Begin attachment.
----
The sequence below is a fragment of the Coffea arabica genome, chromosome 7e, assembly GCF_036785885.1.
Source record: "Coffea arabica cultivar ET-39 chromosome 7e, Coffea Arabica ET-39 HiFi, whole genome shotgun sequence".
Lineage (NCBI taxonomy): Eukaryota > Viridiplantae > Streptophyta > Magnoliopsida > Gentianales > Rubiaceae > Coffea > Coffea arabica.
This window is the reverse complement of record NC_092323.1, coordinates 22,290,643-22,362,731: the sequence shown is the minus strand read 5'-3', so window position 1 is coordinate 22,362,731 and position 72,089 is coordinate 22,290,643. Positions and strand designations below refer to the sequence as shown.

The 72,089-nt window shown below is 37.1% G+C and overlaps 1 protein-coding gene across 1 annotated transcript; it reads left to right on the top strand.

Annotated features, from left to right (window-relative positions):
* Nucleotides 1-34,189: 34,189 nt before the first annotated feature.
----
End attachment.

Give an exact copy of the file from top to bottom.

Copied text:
The sequence below is a fragment of the Coffea arabica genome, chromosome 7e, assembly GCF_036785885.1.
Source record: "Coffea arabica cultivar ET-39 chromosome 7e, Coffea Arabica ET-39 HiFi, whole genome shotgun sequence".
Lineage (NCBI taxonomy): Eukaryota > Viridiplantae > Streptophyta > Magnoliopsida > Gentianales > Rubiaceae > Coffea > Coffea arabica.
This window is the reverse complement of record NC_092323.1, coordinates 22,290,643-22,362,731: the sequence shown is the minus strand read 5'-3', so window position 1 is coordinate 22,362,731 and position 72,089 is coordinate 22,290,643. Positions and strand designations below refer to the sequence as shown.

The 72,089-nt window shown below is 37.1% G+C and overlaps 1 protein-coding gene across 1 annotated transcript; it reads left to right on the top strand.

Annotated features, from left to right (window-relative positions):
* Nucleotides 1-34,189: 34,189 nt before the first annotated feature.